It's okay to step back every once in a while and regroup.  For your mental health and stability, I would recommend taking at least a week, if not more.  Go outside, hang out with friends, veg in front of the TV, read a book.  Do anything but write.  I know it's hard, I know it makes you feel guilty, but sometimes it has to be done.  I find myself revived and re-energized after these breaks, and it helps me do revisions with fresh eyes.  Besides, sometimes it's just nice to get away.  Even your imaginary friends need a vacation once in a while.


Pembroke Sinclair has had several short stories published.  Her story, “Sohei,” was named one of the Best Stories of 2008 by The Cynic Online Magazine.  She has novellas and a short story collection available from Musa Publishing and eTreasures Publishing.  Her two novels, Coming from Nowhere (adult, sci fi) and Life After the Undead (YA, horror), are available from eTreasures Publishing, as well as Death to the Undead (YA, sequel to Life After the Undead), which is forthcoming.  Life After the Undead was a Top Ten Finisher in the Preditors and Editors Reader’s Poll in the YA category and the cover art category.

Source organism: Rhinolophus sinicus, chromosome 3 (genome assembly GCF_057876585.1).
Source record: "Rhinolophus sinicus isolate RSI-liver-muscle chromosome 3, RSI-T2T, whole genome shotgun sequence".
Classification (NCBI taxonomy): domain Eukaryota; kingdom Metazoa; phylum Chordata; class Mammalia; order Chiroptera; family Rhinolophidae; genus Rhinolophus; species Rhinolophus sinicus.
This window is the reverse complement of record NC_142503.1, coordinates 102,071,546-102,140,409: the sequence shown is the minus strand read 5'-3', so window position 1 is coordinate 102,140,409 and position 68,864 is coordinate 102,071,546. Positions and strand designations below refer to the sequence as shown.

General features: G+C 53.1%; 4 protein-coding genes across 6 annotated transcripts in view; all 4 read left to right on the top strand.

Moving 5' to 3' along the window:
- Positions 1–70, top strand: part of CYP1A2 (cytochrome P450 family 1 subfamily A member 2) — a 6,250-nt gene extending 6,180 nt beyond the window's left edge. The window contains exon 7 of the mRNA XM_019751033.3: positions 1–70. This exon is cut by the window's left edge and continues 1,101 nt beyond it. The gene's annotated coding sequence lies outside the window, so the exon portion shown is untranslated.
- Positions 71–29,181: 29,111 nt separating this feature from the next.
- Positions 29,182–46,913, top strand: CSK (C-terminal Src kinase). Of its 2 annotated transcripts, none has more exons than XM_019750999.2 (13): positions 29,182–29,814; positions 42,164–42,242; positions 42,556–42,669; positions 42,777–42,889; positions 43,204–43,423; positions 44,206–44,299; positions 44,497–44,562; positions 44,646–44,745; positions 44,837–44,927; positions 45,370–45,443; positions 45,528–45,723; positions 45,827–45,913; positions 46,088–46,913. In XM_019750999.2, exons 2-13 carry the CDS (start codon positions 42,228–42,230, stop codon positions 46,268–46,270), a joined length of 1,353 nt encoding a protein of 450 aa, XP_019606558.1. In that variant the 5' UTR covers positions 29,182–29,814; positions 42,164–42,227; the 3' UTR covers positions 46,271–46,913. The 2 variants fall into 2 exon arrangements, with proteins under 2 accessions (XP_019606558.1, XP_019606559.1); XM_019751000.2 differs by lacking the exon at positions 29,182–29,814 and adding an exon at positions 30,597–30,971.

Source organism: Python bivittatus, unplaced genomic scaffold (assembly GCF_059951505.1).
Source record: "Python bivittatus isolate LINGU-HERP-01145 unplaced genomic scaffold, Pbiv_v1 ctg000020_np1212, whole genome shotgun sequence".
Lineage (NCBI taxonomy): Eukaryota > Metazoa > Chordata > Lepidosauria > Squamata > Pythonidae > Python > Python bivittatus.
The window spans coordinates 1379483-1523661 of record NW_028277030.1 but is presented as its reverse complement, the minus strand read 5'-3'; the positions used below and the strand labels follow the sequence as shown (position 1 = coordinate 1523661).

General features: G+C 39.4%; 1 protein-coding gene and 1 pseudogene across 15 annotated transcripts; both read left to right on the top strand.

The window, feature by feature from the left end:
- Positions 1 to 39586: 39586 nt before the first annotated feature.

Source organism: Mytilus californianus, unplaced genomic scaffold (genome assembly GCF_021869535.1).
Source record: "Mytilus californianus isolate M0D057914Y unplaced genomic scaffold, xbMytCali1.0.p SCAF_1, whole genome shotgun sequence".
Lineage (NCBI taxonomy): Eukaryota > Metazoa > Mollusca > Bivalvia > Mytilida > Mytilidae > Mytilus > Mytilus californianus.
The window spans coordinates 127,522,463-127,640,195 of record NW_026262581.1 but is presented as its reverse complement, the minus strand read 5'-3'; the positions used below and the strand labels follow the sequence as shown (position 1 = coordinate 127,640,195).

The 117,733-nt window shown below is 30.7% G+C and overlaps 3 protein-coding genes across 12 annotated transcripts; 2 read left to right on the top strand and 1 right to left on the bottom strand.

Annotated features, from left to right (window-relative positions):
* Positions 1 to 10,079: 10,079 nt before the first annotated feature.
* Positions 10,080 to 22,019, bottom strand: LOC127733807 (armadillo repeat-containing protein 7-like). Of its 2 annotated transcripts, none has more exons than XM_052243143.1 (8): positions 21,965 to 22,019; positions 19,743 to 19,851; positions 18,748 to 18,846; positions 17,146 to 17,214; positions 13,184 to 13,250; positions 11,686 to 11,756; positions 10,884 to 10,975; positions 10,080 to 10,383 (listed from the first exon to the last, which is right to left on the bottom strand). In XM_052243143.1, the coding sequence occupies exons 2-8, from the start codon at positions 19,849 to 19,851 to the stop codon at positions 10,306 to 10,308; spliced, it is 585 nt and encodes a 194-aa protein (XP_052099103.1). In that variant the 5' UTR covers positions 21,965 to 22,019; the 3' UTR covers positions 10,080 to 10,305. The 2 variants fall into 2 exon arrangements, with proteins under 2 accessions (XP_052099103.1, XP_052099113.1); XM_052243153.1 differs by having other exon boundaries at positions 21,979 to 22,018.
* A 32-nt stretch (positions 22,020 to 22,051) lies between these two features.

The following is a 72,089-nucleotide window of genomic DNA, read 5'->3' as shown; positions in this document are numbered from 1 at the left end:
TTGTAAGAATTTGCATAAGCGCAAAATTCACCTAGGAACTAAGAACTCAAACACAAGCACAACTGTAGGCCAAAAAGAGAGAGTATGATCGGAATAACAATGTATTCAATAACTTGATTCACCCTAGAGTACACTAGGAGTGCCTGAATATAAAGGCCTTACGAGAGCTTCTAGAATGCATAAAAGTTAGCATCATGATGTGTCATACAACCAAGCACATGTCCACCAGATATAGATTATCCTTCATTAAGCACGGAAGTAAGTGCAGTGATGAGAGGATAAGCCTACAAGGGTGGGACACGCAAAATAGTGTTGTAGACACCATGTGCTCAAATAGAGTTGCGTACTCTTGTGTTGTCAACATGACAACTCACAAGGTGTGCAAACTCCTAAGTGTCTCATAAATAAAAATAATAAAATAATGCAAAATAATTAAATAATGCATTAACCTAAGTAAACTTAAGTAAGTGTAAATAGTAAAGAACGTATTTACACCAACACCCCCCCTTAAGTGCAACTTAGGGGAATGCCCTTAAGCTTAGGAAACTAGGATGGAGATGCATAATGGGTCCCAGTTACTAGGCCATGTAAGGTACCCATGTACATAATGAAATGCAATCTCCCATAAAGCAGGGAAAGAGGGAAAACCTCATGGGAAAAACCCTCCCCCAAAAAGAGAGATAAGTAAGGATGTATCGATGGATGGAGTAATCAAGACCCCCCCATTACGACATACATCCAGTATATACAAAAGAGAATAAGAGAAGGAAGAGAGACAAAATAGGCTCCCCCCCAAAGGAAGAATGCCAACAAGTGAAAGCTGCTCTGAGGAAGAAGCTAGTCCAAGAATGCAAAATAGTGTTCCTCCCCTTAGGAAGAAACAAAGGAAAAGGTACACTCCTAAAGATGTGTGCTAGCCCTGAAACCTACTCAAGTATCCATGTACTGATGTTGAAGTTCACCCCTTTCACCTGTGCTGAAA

As Jessica Robinson, from March 2008 to January 2011, she wrote scientific articles for Western Farmer-Stockman.  Her nonfiction book, Life Lessons from Slasher Films, is available from Scarecrow Publishing (an imprint of Rowman and Littlefield).

Jessica/Pembroke received her Master’s in English, and she is a freelance content editor for Musa Publishing, as well as a former content and line editor for eTreasures Publishing.  You can read her blog here.

Tuesday, September 11, 2012

Yay, A Goof!

I'm a member of Critique Circle, a site where writers of all ages post stories for critique and feedback. Some of our writers are as young as ten years old, and I've been blessed to see these younguns take the role of young guns in the writing world.

I've also seen many young people start out on their path to being writers only to come to a screeching halt when they look back at their own work and decide they aren't happy with the project they started four years ago. They lock right p, and hit a wall. Not another word comes from their fingertips because now, all of a sudden, they are afraid of making more mistakes.

I'm here to let you all off the hook: It's okay to make mistakes. You are a writer. Writers make mistakes. We make typos, leave plot holes, write shallow characters, misuse commas, abuse adverbs and make real messes of all our work. The only reason it doesn't make the shelf that way is because WE GET TO GO BACK AND FIX OUR WORK. It's called editing. It's called revision.